As stated above, a CDPD based radio station is placed beside the AMPS base station. The two base stations use the same antennas. The CDPD transceivers get information from the AMPS system on idle radio frequency channels and tunes its transceivers to those channels. If an RF channel currently used by CDPD is assigned to a cellular phone call, this is detected by the CDPD base station. The CDPD transceiver ramps down its output power and tunes to a new idle RF channel and resumes its transmissions.

One of the problems with the current solution is that it requires extra transceivers to be able to use CDPD at an AMPS site. One extra transceiver is required for each simultaneous CDPD channel required. If, for example, three simultaneous CDPD channels are required at a site, three extra transceivers are required at that base station. Since the CDPD transceivers continuously change radio channels, cavity combiners cannot be used. Currently alternatives are to use a duplex filter and send CDPD on the AMPS receiver antennas or to use hybrid combiners. Duplex filters degrade the received performance of the AMPS base station while hybrid combiners have problems with high output power. Thus, there is a need for a method and apparatus for providing CDPD support in a wireless communication system which overcomes all of the problems cited above.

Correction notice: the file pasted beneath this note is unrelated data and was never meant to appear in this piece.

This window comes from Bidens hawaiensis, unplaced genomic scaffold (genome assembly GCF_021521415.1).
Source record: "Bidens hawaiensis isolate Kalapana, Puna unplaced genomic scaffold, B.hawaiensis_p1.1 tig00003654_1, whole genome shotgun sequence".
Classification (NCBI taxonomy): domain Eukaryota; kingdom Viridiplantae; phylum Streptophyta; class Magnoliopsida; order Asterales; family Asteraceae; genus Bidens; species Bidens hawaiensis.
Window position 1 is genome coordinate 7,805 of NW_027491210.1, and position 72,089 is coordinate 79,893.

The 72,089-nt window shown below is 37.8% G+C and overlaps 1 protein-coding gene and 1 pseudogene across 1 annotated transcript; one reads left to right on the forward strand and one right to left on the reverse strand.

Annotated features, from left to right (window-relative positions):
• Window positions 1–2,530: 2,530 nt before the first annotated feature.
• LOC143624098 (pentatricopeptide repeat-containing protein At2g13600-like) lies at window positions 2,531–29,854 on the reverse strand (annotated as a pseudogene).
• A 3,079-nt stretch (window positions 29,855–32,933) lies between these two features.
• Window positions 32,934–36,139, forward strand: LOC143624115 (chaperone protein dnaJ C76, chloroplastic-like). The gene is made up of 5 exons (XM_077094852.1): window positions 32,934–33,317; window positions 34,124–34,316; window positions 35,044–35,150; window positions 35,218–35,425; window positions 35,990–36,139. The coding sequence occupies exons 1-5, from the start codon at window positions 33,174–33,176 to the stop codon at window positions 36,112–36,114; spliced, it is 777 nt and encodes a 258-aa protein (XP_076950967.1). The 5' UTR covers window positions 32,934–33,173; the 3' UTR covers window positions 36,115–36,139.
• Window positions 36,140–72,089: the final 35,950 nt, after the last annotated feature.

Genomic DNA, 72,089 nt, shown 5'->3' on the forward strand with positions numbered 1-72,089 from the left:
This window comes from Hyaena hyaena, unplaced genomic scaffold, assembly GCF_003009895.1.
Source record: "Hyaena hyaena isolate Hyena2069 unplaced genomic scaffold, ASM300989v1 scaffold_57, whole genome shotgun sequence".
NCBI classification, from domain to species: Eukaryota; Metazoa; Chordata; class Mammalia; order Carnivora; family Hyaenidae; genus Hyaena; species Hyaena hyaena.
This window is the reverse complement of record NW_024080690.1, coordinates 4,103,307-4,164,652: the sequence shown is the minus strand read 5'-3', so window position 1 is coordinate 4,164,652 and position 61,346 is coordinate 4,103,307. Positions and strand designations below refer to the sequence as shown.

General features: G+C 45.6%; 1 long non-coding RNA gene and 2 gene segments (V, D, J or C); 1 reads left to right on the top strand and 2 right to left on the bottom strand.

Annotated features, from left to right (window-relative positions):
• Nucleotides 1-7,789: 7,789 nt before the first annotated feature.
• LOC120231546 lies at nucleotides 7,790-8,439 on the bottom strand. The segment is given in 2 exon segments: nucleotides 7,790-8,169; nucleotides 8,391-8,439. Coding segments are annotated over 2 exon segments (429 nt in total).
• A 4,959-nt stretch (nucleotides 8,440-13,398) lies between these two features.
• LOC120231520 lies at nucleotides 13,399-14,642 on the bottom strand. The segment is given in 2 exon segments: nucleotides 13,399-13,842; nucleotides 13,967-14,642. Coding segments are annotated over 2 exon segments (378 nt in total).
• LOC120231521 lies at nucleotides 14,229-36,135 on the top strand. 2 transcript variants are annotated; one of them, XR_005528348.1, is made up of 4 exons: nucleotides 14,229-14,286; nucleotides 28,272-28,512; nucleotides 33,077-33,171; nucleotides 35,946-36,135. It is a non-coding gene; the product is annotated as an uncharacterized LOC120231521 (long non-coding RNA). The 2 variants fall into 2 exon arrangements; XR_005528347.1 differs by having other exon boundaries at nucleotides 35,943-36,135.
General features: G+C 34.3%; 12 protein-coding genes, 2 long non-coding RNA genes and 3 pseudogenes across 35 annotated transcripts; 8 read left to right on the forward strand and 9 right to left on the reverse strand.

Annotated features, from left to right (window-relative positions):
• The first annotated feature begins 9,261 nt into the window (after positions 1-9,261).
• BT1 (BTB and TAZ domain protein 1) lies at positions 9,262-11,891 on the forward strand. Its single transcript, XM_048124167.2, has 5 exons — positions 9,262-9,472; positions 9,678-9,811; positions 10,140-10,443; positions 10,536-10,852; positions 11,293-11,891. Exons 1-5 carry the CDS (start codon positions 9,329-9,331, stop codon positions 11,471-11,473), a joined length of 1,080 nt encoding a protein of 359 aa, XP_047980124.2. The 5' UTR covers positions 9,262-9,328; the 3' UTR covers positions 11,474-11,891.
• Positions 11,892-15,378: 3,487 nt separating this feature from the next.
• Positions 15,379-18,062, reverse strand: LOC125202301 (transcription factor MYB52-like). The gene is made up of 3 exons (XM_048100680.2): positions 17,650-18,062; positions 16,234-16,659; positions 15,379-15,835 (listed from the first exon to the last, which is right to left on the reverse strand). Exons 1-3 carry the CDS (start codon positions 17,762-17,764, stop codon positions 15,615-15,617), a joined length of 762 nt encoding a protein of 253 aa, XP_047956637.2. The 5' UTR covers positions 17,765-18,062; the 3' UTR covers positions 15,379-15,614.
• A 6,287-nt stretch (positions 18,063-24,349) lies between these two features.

SUMMARY OF THE INVENTION

It is an object of the present invention to overcome the problems cited above with the prior art by providing a method and apparatus so as to allow a CDPD base station to use the transceivers of a cellular mobile radio telephone system to transmit data. The CDPD base station can be designed to take advantage of the cellular system transceivers. When a voice channel goes idle, the transceiver changes mode from voice to packet data on the same radio frequency channel. As a result, no tuning of cavity combiners is required. When the cellular system requires the transceiver again, it will change back to the voice mode. This implies that the CDPD system will use different transceivers for each of these hops. This mode switch of the transceiver can be done within a few milliseconds as required by the CDPD system. The solution can be further enhanced by changing the channel selection algorithm from the cellular system to, preferably, select channels not used by the CDPD system.

According to one embodiment of the present invention, a method for providing support for voice communications and data communications at a base station which has a plurality of transceivers, each having a voice mode of operation and a data mode of operation, is disclosed. A first voice call is assigned to a first transceiver, wherein the mode of the transceiver is set to the voice mode of operation. A data transmission is assigned to a second available transceiver, wherein the mode of the transceiver is set to the data mode of operation. The data transmission is halted when a second voice call needs to be handled by the second transceiver. The mode of operation of the second transceiver is changed from the data mode to the voice mode and the second call is initiated. The data transmission is then assigned to the next available transceiver as long as a voice call does not need to be carried, wherein the mode of the transceiver is set to the data mode of operation.